Second in a 110 part series.
In his Opening Day address Provost Harrison called attention to the fact that every room in the University’s fledgling Quadrangle dormitories was not only taken, “but with a ‘waiting list,’” adding that the construction of more dormitories “has become an immediate and pressing need; and it is one to which all of us should call public attention.” He was certainly doing his part. A report on the opening of Robert Morris House included the news that it had been funded by the great-granddaughter of the ‘Financier of the Revolution’ honored in its name—who also happened to be Harrison’s wife.
The news that the Houston Club would be getting its own “sub-postoffice” (which I’m pretty sure was still there in the Seventies) shared space with a notice that famed Irish poet William Butler Yeats would lecture “in the auditorium of the Houston Club … on ‘The Intellectual Revival in Ireland.’” (No word on whether Penn’s two future Modernist giants, Ezra Pound C1905 G1906 and William Carlos Williams M1906 Hon’52, who were both on campus at the time, attended.)
It was a mostly disappointing football season: “[F]or the sixth consecutive time the Red and Blue bowed to the Crimson, and the result was never the least in doubt, it being apparent from the start that while Pennsylvania was good, Harvard was heavier, faster, and played better football.” From the pictures on the front page, it looks like they also had at least twice as many players. The season ended on a higher note, however, with a 42-0 thumping of Cornell; “A Great Game of Football on Franklin Field, followed by the Snake Dance.”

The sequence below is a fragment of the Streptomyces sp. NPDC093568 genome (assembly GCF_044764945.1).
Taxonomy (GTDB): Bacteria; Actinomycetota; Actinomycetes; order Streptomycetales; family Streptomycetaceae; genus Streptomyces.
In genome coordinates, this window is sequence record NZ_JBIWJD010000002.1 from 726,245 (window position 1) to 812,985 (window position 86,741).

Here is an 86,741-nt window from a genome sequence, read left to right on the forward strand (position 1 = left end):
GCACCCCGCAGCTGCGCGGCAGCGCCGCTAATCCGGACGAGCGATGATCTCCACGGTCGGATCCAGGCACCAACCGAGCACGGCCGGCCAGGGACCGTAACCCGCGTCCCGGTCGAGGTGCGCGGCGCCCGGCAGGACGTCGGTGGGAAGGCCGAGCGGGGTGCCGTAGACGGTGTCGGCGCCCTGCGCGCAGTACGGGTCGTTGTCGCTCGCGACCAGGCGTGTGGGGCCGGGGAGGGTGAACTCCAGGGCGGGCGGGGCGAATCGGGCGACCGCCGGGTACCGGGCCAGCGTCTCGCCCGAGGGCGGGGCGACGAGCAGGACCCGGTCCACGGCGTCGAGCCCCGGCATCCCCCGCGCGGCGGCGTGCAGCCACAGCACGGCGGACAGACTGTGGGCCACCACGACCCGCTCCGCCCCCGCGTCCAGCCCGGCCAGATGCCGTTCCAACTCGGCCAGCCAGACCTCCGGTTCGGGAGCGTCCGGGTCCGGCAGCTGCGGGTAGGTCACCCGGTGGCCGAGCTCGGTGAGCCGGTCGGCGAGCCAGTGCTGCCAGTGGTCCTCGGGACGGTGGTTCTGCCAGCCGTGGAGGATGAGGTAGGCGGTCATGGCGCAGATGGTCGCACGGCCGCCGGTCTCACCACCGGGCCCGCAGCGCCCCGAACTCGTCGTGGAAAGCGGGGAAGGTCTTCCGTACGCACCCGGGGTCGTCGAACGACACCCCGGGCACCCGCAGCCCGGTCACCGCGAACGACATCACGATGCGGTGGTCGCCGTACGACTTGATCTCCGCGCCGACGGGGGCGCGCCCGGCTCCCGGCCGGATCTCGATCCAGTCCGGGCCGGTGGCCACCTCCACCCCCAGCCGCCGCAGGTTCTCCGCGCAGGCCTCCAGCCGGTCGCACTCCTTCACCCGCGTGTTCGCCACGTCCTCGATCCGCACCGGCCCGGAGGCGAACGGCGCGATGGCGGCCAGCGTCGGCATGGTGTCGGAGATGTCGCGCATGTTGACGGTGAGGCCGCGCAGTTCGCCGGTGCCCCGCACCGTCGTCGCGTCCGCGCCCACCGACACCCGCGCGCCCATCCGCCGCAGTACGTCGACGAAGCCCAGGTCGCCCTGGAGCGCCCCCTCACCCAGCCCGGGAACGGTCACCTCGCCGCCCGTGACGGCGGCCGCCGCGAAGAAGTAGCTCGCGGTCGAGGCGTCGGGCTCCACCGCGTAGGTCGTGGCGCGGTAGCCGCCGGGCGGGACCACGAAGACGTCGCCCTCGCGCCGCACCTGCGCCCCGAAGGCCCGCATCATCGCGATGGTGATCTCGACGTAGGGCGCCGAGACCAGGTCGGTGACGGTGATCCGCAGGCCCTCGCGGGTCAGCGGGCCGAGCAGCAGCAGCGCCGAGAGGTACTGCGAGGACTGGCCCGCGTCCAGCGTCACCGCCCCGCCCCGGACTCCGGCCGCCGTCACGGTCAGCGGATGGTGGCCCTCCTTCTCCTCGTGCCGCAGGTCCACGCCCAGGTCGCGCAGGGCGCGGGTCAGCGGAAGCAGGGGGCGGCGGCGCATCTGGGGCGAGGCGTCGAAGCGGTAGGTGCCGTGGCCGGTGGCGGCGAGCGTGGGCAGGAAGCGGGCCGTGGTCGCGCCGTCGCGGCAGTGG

The debate team continued to receive ample coverage. This year’s team included a very young Scott Nearing C1906 Gr1909, whose controversial firing from Penn’s faculty, a bit more than a decade later, would help create the modern tenure system. And Cornell would get its own back when Penn’s debate team fell to the Big Red “on a technicality” later that year.
An editorial weighing “College Debating Versus Athletics” had it both ways, asserting: “These two sports, the mental and the physical, should not appeal to different types of college men, but should engage the time and enlist the praise of all.”